But even given that difference in objective, Murray’s budget is deeply, even excessively, respectful of existing institutions. If the problem of Ryan’s budget is that it wants to do far too much, the problem with Murray’s budget is that it is almost entirely devoted to saying what it won’t do, and it gets very vague when the topic turns to what it will.

In the “Reducing Health Costs Responsibly” section, for instance, the Senate Democrats’ budget says, “first and foremost, the Senate Budget rejects the approach taken by House Republicans when it comes to cuts to health care.” Fair enough. But it never really says, with any specificity, what Senate Democrats will do.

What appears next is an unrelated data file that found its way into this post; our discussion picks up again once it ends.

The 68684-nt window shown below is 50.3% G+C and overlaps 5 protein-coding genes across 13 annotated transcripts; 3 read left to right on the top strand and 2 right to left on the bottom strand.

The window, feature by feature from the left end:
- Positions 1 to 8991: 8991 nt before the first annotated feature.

The budget speaks of “$275 billion in savings by further realigning incentives throughout the system, cutting waste and fraud, and seeking greater engagement across the health care system,” but at no point across its 114 pages does it name these savings. There’s talk of building on the Affordable Care Act’s efforts, but few specifics.

Similarly, the tax reform section is a lengthy defense of the need for more tax revenues, and the idea of closing loopholes, but in the end, it punts on the specifics, saying simply that ”the Finance Committee, which has jurisdiction over tax legislation, could generate this additional revenue through a variety of different methods.”